Researchers at the University of Dundee have proposed an alternative to animal testing by developing a “skin culture” which mimics living skin.
Ten Bio Ltd grew, which within the University’s School of Life Sciences, has successfully created the subsistute system, which can be used to test pharmaceuticals and cosmetics.
Founders Dr Robyn Hickerson and Dr Michael Conneely have secured funding for their ‘TenSkin™’ product, where human skin is stretched to an optimal tension to mimic the mechanobiology that exists in intact, living skin on the body.
This provides a state-of-the-art tool for skin biology research by allowing scientists to generate reliable and safe data without the need for animals.
Dr Conneely said: “The skin that covers our body is under tension, this has been known for a long time.
“Other models don’t incorporate this tension, and this is why our product is more effective. When skin is removed from the body it contracts as the tension relaxes.
“By stretching the skin to an optimal tension, we have created a model that will allow pharmaceutical and cosmetics companies to generate pre-clinical data that will be much more predictive of what is likely to be seen in the clinic.”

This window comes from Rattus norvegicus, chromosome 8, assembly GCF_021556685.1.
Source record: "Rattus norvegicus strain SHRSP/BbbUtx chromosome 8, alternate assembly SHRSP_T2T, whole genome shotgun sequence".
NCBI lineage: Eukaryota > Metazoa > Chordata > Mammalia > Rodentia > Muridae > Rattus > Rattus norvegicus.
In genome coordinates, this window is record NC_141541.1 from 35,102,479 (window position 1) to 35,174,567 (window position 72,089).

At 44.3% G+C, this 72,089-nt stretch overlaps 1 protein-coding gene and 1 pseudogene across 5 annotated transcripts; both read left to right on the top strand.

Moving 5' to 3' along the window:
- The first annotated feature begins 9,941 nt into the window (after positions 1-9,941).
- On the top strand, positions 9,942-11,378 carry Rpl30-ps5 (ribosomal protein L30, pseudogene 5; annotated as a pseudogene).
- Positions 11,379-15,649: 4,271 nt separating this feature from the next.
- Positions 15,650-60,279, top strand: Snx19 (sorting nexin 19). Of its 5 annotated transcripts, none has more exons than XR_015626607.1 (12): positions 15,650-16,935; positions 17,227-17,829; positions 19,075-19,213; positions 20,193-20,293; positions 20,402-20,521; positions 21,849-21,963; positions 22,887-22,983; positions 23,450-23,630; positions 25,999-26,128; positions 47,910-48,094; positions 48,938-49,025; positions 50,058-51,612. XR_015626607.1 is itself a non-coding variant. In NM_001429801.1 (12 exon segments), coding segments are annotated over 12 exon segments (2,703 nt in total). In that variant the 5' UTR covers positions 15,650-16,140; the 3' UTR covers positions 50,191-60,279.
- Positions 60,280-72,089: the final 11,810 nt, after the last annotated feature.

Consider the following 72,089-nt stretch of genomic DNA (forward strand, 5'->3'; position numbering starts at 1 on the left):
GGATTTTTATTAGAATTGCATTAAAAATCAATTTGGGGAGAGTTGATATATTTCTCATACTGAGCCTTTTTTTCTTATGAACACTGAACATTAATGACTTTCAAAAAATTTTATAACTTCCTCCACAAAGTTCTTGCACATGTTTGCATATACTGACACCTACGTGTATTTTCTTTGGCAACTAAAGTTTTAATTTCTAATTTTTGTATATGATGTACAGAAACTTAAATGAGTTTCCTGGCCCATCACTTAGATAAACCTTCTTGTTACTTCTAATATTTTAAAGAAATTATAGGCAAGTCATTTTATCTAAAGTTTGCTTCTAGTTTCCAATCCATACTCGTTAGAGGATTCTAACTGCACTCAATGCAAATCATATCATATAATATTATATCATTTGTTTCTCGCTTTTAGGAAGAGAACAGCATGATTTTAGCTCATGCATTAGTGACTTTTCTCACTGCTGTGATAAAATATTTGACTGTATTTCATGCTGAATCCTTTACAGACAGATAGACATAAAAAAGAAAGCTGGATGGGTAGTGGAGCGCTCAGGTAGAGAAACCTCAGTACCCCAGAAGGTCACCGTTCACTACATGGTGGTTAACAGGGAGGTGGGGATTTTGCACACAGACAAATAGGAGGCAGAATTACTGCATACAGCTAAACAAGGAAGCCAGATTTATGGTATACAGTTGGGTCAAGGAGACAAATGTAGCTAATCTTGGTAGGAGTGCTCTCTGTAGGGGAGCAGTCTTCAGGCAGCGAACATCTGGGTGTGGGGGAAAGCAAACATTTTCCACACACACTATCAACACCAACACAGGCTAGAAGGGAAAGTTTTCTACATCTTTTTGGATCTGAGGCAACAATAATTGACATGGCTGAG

Although there is a complete ban on testing cosmetics and cosmetics’ ingredients in animals in the EU, with many global cosmetics companies adhering to similar guidelines, animal experimentation is still the gold standard within the pharmaceutical field to help explore whether potential drugs are suitable for testing in humans.
Animal testing is often a subject of ethical controversy, with many raising concerns about the reliability of the method. Ten Bio’s new approach aims to significantly reduce animal usage for skin related research.
Dr Hickerson added: “There is a disconnect between animals and humans when you’re trying to develop therapeutics.
“While animals can serve as good analogues to study general principles, they often fail when it comes to specific details due to animal/human species differences. These details matter when it comes to developing safe and effective drugs for humans.
“Upwards of 90% of drugs that are proven safe and effective in animals fail during clinical trials. Our model will help reduce this costly failure rate.”